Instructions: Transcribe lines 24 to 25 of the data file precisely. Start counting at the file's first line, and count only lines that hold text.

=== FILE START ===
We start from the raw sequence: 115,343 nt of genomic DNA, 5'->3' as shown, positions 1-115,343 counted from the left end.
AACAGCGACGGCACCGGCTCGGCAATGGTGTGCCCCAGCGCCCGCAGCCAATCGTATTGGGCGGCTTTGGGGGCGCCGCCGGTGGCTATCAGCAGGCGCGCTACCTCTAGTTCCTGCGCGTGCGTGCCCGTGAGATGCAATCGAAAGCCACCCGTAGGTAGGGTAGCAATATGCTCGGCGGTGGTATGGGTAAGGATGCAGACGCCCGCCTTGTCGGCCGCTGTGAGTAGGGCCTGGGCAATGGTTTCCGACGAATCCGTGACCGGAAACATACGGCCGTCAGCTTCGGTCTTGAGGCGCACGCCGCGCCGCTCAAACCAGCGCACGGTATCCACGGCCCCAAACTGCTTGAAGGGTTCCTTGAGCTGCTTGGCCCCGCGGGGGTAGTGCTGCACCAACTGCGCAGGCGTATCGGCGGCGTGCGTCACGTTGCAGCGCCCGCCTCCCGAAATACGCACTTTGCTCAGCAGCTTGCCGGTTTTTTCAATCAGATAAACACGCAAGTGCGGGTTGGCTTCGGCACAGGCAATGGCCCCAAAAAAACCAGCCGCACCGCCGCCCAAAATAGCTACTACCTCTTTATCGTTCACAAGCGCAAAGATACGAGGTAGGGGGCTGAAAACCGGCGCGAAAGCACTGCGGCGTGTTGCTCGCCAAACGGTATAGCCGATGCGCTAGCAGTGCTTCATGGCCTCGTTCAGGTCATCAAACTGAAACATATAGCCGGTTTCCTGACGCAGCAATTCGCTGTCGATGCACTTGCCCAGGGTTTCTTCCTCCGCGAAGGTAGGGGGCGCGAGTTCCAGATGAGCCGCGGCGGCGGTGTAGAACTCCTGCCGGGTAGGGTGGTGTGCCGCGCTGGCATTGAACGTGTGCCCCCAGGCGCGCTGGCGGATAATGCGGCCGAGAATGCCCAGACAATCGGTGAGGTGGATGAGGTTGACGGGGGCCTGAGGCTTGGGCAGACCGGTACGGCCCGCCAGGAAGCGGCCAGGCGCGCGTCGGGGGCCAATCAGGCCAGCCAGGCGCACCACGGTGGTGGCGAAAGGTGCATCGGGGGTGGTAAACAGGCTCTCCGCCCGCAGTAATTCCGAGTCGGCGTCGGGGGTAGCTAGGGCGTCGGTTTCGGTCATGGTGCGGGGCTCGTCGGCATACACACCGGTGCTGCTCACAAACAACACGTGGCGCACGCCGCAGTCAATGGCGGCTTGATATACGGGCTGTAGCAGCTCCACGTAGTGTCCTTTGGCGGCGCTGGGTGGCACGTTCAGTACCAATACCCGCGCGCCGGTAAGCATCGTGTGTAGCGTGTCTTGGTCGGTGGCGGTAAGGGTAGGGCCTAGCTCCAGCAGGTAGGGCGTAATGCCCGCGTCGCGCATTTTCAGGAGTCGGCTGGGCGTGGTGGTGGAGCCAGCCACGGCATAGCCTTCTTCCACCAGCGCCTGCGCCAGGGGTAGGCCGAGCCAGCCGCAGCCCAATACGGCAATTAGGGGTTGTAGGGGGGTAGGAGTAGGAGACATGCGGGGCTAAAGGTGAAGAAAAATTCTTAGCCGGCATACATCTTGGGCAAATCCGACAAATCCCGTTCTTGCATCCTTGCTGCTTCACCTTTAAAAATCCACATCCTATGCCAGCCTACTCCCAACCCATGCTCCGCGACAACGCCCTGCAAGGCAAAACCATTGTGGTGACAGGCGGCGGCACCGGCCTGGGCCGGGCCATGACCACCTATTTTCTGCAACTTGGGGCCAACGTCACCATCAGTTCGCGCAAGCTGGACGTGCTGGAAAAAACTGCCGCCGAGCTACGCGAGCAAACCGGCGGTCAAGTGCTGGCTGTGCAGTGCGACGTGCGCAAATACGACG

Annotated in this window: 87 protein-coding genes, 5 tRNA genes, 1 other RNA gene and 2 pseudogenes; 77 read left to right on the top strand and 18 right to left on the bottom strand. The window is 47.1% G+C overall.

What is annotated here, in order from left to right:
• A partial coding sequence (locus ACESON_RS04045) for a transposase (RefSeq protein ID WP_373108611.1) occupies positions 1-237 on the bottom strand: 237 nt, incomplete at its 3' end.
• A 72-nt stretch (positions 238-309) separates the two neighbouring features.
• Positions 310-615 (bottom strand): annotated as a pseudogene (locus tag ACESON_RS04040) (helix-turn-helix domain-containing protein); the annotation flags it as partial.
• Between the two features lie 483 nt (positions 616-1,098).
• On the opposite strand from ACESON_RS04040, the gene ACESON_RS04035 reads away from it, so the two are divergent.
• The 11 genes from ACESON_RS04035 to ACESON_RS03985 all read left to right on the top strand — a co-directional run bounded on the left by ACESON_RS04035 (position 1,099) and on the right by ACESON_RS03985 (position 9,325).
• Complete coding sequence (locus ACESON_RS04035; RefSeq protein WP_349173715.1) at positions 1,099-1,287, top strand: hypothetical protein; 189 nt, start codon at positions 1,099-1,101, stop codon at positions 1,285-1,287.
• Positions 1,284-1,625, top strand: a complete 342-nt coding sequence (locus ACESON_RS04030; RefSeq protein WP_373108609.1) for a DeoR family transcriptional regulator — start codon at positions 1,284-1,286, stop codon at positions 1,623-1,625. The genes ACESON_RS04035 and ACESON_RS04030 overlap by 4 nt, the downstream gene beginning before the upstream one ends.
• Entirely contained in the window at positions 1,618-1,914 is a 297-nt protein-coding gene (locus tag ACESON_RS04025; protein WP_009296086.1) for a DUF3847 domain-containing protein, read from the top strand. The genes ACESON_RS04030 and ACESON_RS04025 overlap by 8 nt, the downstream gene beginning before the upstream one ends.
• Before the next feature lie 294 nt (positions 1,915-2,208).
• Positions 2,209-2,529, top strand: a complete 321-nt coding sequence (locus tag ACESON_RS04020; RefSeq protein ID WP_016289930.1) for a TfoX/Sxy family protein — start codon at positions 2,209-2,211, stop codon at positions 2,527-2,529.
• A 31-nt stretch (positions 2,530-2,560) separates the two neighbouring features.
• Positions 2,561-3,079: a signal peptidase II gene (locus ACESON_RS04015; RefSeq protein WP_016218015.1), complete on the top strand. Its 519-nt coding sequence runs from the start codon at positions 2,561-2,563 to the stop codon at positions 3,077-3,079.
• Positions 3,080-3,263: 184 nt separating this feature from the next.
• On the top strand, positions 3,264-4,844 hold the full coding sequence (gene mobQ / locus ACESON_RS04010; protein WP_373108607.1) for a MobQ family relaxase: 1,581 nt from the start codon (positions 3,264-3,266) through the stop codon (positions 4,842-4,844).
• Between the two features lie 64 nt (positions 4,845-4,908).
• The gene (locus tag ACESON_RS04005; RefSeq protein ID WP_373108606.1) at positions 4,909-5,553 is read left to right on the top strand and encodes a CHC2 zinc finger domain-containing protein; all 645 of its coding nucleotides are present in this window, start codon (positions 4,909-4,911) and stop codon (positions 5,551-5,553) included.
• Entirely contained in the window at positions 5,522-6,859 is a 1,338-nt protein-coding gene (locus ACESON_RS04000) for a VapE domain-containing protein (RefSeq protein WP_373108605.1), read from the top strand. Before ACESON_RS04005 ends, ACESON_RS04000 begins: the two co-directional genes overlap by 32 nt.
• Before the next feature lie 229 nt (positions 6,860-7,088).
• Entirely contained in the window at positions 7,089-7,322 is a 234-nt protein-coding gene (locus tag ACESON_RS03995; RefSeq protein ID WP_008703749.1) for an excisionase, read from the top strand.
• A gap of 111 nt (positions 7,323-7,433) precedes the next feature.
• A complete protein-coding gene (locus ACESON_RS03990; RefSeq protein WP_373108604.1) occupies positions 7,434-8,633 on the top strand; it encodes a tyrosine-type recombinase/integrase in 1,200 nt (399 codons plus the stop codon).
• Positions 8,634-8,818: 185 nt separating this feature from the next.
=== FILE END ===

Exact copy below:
• Entirely contained in the window at positions 7,089-7,322 is a 234-nt protein-coding gene (locus tag ACESON_RS03995; RefSeq protein ID WP_008703749.1) for an excisionase, read from the top strand.
• A gap of 111 nt (positions 7,323-7,433) precedes the next feature.